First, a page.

Becoming More Prudent Stewards in Dealing with our Generation, 31st Friday (I), November 10, 2017

Fr. Roger J. Landry
Sacred Heart Convent of the Sisters of Life, Manhattan
Friday of the 31st Week in Ordinary Time, Year I
Memorial of St. Leo the Great, Pope and Doctor of the Church
November 10, 2017
Rom 15:14-21, Ps 98, Lk 16:1-8


To listen to an audio recording of today’s homily, please click below: 


The following points were attempted:

  • Throughout this month of November, we ponder more deeply what we celebrated during the first two days of this month: the last things, that we will die, be judged, and eventually end up for eternity in one of two places; and that we are called and helped by God to end up in an eternal communion with him by means of his mercy and through saying yes to him in a life of sanctity. Today we are able to continue to meditate on the realities we celebrate on All Saints and All Souls Days.
  • Today’s Gospel is meant to help us to prepare for our judgment by inspiring us toward a life of sanctity, minimally out of eternal self-interest. Jesus stresses in a brutal, cutthroat, bottom-line manner what we need to do and does so by means of what for many Catholics is the most confusing parable in the Gospel, what’s popularly called the Parable of the Dishonest Steward, something that can get some people to wonder whether Truth incarnate is praising a crooked business manager for wily deception, whether he who gave us the commandment “Thou shalt not steal” is himself praising someone for violating it. But Jesus is doing no such thing. In order to grasp what Jesus was and was not saying and what the crucial lesson is for us, however, we first need to understand better the literal sense of this passage through grasping something about the way loans were done in the ancient world.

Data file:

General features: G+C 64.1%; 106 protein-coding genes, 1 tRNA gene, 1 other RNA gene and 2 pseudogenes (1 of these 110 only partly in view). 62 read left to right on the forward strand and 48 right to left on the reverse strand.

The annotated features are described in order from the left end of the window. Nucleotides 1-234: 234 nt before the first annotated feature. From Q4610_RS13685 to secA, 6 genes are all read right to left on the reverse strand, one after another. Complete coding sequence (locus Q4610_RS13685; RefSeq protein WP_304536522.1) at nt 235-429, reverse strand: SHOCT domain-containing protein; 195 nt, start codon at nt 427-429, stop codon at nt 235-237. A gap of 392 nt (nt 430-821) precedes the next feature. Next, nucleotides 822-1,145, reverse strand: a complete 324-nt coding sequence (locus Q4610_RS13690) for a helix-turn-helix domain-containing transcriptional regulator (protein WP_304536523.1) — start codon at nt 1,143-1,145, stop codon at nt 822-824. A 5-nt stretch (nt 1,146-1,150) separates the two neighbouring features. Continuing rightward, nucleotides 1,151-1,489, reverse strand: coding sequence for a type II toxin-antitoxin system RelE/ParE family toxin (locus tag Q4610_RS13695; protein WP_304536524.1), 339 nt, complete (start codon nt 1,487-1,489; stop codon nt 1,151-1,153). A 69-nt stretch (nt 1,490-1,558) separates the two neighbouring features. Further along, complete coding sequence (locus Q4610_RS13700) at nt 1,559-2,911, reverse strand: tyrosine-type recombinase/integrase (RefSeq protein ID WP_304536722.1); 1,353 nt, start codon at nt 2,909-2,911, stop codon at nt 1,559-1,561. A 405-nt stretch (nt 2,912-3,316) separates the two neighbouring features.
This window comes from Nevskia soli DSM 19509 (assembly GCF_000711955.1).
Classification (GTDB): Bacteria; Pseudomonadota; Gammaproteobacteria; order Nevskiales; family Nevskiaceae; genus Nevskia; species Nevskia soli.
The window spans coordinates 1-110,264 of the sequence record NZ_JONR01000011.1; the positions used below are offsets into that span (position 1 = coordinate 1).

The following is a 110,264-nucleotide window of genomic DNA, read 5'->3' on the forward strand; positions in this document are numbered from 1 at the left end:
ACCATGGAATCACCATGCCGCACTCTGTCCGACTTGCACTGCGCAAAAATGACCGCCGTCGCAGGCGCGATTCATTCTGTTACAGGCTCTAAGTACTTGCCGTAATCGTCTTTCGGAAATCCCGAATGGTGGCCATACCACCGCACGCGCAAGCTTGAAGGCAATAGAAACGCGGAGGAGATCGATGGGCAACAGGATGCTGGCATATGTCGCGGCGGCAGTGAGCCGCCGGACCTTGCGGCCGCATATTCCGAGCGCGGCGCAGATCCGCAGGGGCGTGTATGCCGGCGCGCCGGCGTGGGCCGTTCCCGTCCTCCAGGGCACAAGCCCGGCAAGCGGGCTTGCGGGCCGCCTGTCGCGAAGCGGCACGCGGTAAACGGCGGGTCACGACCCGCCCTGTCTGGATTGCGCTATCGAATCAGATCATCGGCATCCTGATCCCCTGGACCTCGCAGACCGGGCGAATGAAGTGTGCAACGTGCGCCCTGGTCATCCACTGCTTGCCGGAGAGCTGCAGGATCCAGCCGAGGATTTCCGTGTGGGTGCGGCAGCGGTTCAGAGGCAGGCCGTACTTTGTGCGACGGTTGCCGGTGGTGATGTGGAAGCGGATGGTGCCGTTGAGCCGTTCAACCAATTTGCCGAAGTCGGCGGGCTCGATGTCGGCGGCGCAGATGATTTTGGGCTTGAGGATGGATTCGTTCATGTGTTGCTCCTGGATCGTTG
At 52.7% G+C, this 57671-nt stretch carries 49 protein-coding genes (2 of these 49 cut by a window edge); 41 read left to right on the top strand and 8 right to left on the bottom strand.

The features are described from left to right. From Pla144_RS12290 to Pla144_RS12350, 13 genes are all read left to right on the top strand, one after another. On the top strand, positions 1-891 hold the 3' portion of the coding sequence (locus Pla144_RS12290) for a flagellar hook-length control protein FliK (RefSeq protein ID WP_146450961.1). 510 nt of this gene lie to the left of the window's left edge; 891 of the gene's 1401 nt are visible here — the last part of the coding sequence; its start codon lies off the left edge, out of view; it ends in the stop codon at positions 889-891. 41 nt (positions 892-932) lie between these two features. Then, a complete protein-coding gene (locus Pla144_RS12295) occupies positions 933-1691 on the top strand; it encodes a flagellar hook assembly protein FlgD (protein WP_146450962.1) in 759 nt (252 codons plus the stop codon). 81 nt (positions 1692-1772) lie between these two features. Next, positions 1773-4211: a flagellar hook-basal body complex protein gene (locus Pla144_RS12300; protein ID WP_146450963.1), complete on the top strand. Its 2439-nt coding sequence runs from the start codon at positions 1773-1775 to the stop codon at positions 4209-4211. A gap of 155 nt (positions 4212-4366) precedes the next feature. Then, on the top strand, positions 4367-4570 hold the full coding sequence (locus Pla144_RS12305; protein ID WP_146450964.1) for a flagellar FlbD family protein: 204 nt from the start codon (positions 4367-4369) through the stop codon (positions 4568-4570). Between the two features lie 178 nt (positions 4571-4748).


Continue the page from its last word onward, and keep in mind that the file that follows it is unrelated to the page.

• In the Parable, a manager is about to get sacked because he was squandering the property of his business owner. His boss gave him his pink slip and told him to do an audit of the books prior to his dismissal. So the man called in those mostly tenant farmers who owed his employer money or items and reduced their debts considerably. At first glance, this seems like dishonesty, like he was allowing these debtors to steal from his boss, but it wasn’t. In the ancient world, the way loans were conducted was that the manager or broker would be paid by adding on something to what was borrowed, rather than a percentage taken out of the master’s proceeds. For example, if someone borrowed 50 denarii or 50 barrels of oil, he would have to pay back the 50 to the master and another 10 — or 30 or 50 — to the broker, whatever the broker thought he could get. This dishonest steward was probably tacking on way too big of a commission, and, in order to maximize his profits, was probably, like Fannie and Freddie in our own times, lending out the master’s property to very bad risks, allowing people on the Master’s fields who were going to waste it rather than produce. Hence, when the manager called in those who owed, for example, 100 containers of wheat, and reduced the amount to 80, what he was almost assuredly doing was eliminating most or all of his commission. Therefore, he wasn’t really allowing them to steal from the owner; he was eliminating his own take. Faced with the decision of saving his life by making friends who would take care of him after he was fired or trying to hold out to the end onto the possibility of making money via these commissions, he chose to save his life. His master — and Jesus through the master in the Parable — calls this prudent and wise.